July 7, 2021: There are BIG changes in the world of influencer marketing so no time to waste, let’s jump in!
In today’s edition:
- TikTok removes 7 Million underage accounts
- NCAA athletes are the new influencers
- Instagram is rebranding itself
TikTok Cracks Down on App Policies
TikTok has removed 7 million accounts and updated its Branded Content Policy.
In an effort to crack down on TikTok’s community guidelines, over 7 million accounts belonging to children under 13 have been deleted. In total, TikTok removed 11.1 million accounts that were violating the app’s guidelines (which includes those suspected of being under the age guidelines).
In the United States, internet sites are required to have parental permission before data of children 13 years old or under can be collected (thanks to the Children’s Online Privacy Protection Act). However, that doesn’t stop kids from lying about their age and creating social media accounts. It makes sense that TikTok is cracking down — in 2019 it had to pay the U.S. Federal Trade Commission a record $5.7 million fine for unlawfully collecting underage data.
What’s this about Branded Content?
What is branded content, you ask? Branded content ads allow advertisers to scale the influencer’s content by increasing its reach and frequency to a larger, targeted audience regardless of if they follow the creator’s or advertiser’s account.
So, why should I care? Well, if you’re in a globally prohibited industry such as alcohol, dating apps, financial services, or political content, then you cannot promote via branded content on TikTok (see the expanded list of affected industries here).
TikTok is trying to find additional solutions to allow their brands to advertise the way they prefer. One way to work alongside these expanded guidelines is to activate influencer content as an ad posted directly from the brand account, with the necessary age targeting in place. This update comes right before the rollout of 3 minute videos on the app.
TikTok taking their age restrictions and branded content more seriously can have a large effect on the brands advertising on the platform. If your product targets that 13 and under demographic, you’ll have to think twice about where you’re spending your marketing budget. If your brand is a globally prohibited industry, it’s time to get creative and find new ways to advertise. Prohibited brands should make sure to work closely with creators to generate content that can best be posted via the brand’s TikTok account.
Want to learn more about how your brand can advertise via other forms of branded content? Check out our guide to branded content on Instagram here.
NCAA Allows for NIL Profit
Brands flock to endorse student athletes as the NCAA overturned rules forbidding college athletes to profit from their name, image and likeness (NIL).
Tell me more
Unless you live under a rock, you’ve heard that starting on July 1st, NCAA college athletes now have the ability to to profit from their NIL. This shift allows potentially 460,000 NCAA student-athletes to sign sponsorship deals or other paid opportunities.
Let the profit-making begin
Brands of all types have expressed their excitement at the prospect of working with these athletes. For example, Unilever has committed to spending $5 million over the next five years, signing marketing deals with college athletes to promote Degree deodorant. David Portnoy has launched Barstool Athletics (that currently has 164k followers just a few days after launching), with hundreds of students already signing an endorsement deal with the brand.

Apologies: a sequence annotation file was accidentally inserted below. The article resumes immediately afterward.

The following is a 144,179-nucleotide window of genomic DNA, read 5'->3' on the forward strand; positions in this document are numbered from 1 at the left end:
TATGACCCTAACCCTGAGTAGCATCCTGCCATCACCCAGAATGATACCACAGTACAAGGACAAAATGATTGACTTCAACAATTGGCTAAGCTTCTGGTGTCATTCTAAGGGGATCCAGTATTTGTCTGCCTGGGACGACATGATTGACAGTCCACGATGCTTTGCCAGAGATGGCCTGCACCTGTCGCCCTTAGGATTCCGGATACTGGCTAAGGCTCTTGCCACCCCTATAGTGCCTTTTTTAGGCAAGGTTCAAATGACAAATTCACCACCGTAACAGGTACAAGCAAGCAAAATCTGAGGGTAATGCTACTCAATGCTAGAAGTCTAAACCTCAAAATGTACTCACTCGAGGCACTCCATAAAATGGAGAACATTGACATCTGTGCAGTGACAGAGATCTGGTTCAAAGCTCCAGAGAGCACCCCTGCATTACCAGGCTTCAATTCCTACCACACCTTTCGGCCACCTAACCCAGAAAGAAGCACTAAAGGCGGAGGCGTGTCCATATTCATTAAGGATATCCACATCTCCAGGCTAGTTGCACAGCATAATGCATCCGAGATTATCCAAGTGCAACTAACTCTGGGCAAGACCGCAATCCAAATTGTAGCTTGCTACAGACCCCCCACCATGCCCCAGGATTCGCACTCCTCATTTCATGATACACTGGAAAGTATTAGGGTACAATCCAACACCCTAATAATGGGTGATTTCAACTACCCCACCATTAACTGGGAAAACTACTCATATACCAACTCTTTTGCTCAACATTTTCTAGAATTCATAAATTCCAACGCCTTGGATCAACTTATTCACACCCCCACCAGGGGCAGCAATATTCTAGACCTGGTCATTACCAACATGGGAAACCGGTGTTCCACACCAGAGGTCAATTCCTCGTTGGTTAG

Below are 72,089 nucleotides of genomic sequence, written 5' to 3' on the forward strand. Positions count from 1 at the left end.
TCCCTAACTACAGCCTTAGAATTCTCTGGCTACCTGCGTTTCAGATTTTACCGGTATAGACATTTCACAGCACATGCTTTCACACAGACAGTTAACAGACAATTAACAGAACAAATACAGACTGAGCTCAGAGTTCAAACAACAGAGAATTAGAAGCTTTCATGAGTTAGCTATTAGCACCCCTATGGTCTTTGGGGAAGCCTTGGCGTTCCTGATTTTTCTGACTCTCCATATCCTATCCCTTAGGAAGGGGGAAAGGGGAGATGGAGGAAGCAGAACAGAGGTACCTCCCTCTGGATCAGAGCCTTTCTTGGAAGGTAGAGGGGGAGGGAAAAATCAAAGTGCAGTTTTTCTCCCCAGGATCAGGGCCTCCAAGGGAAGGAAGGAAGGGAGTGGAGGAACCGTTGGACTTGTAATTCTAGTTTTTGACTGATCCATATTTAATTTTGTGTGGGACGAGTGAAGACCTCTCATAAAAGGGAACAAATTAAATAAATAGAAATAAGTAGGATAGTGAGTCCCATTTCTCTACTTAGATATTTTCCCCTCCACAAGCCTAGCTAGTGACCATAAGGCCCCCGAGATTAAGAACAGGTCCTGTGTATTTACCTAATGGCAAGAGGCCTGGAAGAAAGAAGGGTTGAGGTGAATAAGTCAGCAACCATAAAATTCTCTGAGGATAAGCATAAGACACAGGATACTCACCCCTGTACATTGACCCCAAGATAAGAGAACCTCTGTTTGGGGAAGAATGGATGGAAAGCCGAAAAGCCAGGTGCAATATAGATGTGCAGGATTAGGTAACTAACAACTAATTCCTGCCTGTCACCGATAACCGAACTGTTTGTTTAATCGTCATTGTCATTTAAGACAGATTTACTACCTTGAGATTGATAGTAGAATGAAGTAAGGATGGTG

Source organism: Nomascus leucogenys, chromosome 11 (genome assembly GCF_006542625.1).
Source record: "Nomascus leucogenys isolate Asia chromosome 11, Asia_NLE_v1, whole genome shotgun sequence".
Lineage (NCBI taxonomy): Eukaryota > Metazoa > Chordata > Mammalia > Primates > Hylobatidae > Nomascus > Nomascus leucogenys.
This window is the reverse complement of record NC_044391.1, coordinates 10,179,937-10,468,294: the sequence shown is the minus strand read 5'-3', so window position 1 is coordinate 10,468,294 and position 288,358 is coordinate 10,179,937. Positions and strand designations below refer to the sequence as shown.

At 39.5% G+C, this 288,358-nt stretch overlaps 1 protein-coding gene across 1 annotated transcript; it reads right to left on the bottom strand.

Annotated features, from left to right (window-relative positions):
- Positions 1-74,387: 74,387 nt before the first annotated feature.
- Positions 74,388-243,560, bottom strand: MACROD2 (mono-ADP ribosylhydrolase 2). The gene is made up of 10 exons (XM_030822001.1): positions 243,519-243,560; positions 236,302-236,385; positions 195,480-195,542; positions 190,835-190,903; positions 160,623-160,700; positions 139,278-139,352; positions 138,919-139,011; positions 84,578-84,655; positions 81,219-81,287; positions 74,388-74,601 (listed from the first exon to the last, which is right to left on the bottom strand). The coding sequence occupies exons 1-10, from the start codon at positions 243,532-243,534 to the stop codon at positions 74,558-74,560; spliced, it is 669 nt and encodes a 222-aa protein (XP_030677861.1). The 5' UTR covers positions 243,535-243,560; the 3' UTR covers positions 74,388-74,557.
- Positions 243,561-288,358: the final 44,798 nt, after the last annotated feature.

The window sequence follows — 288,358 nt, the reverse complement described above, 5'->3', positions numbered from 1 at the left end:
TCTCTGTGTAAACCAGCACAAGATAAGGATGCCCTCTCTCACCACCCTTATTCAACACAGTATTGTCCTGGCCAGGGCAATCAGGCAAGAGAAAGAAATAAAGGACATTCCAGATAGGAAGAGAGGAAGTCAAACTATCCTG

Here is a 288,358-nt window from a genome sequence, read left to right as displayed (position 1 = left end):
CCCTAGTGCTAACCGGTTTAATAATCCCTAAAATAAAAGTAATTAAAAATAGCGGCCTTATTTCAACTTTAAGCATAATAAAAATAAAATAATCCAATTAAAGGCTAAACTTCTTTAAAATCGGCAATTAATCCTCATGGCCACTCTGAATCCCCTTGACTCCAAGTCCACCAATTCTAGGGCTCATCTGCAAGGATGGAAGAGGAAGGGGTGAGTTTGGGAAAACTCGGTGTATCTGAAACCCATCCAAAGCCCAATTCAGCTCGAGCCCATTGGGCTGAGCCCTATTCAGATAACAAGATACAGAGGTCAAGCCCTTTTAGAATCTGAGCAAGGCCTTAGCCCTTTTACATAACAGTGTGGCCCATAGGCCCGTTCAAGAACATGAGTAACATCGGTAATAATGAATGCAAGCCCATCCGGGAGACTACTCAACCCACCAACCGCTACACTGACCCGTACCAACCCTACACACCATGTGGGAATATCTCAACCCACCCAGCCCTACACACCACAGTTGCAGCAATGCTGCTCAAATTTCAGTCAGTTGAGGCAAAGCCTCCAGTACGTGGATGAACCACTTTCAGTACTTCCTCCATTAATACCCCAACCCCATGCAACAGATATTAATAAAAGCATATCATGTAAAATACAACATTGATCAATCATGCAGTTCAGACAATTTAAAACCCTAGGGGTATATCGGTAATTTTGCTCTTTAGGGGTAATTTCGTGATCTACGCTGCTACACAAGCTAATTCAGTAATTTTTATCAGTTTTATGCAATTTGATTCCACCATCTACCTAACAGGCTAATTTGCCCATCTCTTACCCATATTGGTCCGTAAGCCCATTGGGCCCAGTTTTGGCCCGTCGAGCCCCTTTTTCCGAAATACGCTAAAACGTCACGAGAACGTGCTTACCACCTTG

This shift is huge for the influencer marketing industry as it allows brands to not only activate new types of influential figures, but also people that may better appeal to their target audience. Allowing students to profit off of their NIL is especially beneficial to athletes from financially-challenged backgrounds, with many feeling the NCAA wasn’t doing enough to support their players. These athletes arguably play the same amount as professional athletes, but are expected to do schoolwork on top of training with no compensation. This change is a win for college athletes everywhere and brands should recognize the opportunity that comes with activating these public figures.
Instagram is No Longer a Photo Sharing App
Adam Mosseri, head of Instagram, described the future of Instagram where it’s “no longer a photo-sharing app or a square photo-sharing app.”
What’s going to change?
Instagram is going to lean into entertainment and video after seeing the success of competitors like TikTok and YouTube — A.K.A. an even larger emphasis on IGTV and Reels. Instagram is going to test making video more immersive by offering a full-screen experience.
Mosseri explains that Instagram is now going to be a general entertainment app that is driven by algorithms and videos, with a focus on creators, video, shopping and messaging. Users will eventually be able to select topics of interest that will enhance their experience on the app.
Instagram is notorious for copying other platforms. Stories, AR selfie filters, and disappearing photo/video stories are all features copied from Snapchat. More recently, they have created Reels as a direct copycat of TikTok. Instagram obviously isn’t the only platform trying to ride the coattails of TikTok’s success. Our only concern is that Instagram made a name for itself as the premier photo-sharing app. Will users lean into this change?
A Bank for the Creator Economy, Karat Financial Raises $26M in Series A Funding
Influencers In Norway Will Legally Have To Disclose Their Photoshopped Images